15 Therefore be very careful how you live—not as unwise but as wise, 16 taking advantage of every opportunity, because the days are evil. 17 For this reason do not be foolish, but be wise by understanding what the Lord’s will is. 18 And do not get drunk with wine, which is debauchery, but be filled by the Spirit… – Ephesians 5:15-18 NLT

The obvious antonym to soberness is drunkenness. It is a lack of self-control and an altered state of consciousness that is negatively impacted by an outside influence. When one is drunk, they are out of control. They lack discernment and clear decision-making capabilities. Their reasoning capacities are clouded. Their ability to think clearly is diminished. So, Peter calls for an attitude of sober-mindedness, and he tells them exactly how to do it: “Put all your hope in the gracious salvation that will come to you when Jesus Christ is revealed to the world” (1 Peter 1:13 NLT). In other words, they were to keep their minds focused on the incredible reality of their future glorification. Staying sober-minded in this life requires keeping our minds focused on the life to come. This has everything to do with identity. Peter wants them to know that they are citizens of a different kingdom. This world is not their home. Their lives on this planet are not intended to be the end-all, but the means to an end. They are to see themselves as on a journey to somewhere greater and better. That is why they are to “gird up the loins of their mind.” In this life, they have work to do. This is a time for sober-minded effort and focused attention on the job to be done. Remember what Peter has already said: God “has caused us to be born again to a living hope” (1 Peter 1:4 ESV). He has an inheritance prepared and preserved for us. This world is NOT our inheritance. This life is not the end of the road, it is a pathway to the life to come. So, we are not to get distracted by the cares of this life or detoured by the troubles that come with life. Peter tells us we “must live as God’s obedient children” (1 Peter 1:14 NLT). Our allegiance is to Him, not to this world. He is the one we should want to please, because He is the one who has chosen us and prepared an incredible future for us. And, as far as Peter sees it, the worst thing a child of God could do would be to “slip back into your old ways of living to satisfy your own desires” (1 Peter 1:14 NLT). And yet, that is a daily temptation for each and every one of us. When we take our eyes off the prize, we lose our focus. It becomes all about us again. Which is why Paul said, “I focus on this one thing: Forgetting the past and looking forward to what lies ahead, I press on to reach the end of the race and receive the heavenly prize for which God, through Christ Jesus, is calling us” (Philippians 3:13-14 NLT). In essence, Paul is saying that he girds up the loins of his mind so that he can run the face of life unhindered and freed up to get to the finish line unhampered by the cares of this life.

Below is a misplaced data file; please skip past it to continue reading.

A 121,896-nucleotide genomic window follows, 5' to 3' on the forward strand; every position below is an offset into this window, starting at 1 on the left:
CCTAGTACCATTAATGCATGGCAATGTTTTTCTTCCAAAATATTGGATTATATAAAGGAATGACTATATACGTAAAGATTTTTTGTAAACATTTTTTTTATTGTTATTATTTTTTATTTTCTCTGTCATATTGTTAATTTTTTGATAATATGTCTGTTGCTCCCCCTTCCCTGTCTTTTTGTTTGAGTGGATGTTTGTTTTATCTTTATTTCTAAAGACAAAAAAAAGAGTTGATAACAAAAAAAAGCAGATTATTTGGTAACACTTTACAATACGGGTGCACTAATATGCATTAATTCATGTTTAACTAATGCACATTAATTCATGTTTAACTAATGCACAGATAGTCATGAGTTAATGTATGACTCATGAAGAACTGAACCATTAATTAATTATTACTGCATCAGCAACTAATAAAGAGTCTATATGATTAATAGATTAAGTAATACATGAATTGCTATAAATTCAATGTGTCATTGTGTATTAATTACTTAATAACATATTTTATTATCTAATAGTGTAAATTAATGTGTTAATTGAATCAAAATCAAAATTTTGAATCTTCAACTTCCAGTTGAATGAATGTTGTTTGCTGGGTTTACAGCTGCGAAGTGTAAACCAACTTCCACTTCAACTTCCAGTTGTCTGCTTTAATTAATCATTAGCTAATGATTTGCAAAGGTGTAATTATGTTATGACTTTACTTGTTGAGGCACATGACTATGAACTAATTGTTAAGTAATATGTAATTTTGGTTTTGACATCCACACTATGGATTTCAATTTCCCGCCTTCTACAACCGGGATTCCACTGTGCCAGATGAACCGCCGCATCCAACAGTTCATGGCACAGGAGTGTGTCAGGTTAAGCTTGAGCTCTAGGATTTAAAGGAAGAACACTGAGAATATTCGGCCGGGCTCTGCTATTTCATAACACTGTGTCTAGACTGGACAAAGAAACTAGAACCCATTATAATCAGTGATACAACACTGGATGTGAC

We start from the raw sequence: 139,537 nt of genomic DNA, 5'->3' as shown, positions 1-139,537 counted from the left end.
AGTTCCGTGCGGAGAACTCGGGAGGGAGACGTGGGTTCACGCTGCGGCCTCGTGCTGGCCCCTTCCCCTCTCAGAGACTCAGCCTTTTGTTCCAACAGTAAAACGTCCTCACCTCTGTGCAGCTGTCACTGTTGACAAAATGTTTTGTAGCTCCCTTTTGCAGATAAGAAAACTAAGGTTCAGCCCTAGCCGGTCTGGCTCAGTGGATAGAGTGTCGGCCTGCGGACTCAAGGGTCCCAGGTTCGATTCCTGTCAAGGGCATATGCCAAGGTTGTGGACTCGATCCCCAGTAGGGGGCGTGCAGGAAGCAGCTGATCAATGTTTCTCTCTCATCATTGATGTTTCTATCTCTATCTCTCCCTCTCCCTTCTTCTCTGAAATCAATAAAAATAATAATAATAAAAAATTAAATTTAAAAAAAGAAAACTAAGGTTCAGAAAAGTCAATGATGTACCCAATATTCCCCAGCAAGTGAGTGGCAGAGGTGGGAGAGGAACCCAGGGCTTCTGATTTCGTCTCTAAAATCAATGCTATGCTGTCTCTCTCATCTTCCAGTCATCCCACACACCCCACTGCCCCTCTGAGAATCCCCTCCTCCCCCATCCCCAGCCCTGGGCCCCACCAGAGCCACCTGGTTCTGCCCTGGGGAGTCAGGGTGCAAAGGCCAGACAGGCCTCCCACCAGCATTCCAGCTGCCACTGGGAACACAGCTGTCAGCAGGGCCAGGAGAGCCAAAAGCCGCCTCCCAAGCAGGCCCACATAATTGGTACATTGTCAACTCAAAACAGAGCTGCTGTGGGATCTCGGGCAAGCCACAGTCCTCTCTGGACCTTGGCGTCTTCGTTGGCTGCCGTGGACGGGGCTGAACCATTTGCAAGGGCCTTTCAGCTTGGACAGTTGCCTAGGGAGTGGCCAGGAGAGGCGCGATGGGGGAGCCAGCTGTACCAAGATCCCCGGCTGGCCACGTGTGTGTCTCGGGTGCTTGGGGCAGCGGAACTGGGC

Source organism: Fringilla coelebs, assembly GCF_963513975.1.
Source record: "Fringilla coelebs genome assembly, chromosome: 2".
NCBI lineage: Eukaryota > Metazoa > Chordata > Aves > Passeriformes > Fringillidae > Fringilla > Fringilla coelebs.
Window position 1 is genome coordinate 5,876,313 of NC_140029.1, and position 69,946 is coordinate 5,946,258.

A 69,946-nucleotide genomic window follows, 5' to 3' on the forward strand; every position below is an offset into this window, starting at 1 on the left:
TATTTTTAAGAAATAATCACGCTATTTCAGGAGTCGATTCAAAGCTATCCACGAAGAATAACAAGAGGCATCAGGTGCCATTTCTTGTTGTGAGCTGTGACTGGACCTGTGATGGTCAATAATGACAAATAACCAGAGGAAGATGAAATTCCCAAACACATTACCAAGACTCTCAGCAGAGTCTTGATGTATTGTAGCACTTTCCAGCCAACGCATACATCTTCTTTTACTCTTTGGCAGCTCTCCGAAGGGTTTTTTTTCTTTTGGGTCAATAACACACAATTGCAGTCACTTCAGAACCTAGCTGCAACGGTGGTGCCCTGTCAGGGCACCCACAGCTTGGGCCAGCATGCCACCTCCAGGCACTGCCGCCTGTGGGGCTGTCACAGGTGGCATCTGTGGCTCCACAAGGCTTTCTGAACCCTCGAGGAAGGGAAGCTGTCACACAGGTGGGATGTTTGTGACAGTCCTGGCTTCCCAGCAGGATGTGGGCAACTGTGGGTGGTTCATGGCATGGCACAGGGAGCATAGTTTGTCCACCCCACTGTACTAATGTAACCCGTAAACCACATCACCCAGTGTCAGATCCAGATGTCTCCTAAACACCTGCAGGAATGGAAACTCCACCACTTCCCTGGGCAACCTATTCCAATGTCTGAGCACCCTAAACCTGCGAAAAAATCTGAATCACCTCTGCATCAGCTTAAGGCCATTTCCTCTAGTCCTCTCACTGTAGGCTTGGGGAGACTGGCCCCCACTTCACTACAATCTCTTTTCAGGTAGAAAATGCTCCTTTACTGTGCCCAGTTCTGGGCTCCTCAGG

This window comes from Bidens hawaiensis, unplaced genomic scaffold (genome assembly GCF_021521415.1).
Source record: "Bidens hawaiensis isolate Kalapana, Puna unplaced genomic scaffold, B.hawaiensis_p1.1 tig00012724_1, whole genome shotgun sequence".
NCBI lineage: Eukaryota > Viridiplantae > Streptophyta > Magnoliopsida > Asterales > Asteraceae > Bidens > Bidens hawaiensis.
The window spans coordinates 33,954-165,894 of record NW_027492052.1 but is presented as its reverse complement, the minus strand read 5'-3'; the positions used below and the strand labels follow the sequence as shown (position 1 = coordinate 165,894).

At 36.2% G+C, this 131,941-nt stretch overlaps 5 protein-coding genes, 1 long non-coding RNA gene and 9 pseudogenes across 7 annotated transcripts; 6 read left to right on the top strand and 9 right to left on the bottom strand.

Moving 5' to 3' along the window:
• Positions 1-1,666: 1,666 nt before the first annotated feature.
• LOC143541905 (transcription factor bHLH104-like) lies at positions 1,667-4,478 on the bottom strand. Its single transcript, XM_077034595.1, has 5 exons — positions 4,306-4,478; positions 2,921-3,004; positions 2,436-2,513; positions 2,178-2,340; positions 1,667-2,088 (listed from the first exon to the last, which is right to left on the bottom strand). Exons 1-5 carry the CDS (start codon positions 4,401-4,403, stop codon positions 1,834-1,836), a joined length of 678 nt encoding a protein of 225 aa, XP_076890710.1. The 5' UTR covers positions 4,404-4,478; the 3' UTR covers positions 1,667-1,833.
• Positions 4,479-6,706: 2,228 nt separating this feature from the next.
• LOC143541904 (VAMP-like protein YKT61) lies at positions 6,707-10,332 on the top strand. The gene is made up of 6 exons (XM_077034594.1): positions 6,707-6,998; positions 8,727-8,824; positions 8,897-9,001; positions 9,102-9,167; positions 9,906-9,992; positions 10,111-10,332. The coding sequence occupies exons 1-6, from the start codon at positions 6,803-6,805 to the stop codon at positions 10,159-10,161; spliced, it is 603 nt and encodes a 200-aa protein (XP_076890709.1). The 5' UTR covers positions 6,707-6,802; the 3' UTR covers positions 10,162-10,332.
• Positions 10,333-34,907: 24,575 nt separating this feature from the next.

And Peter gives us a powerful admonition that can either leave us feeling debilitated or exhilarated.

15 But now you must be holy in everything you do, just as God who chose you is holy. 16 For the Scriptures say, “You must be holy because I am holy.” – 1 Peter 1:15-16 NLT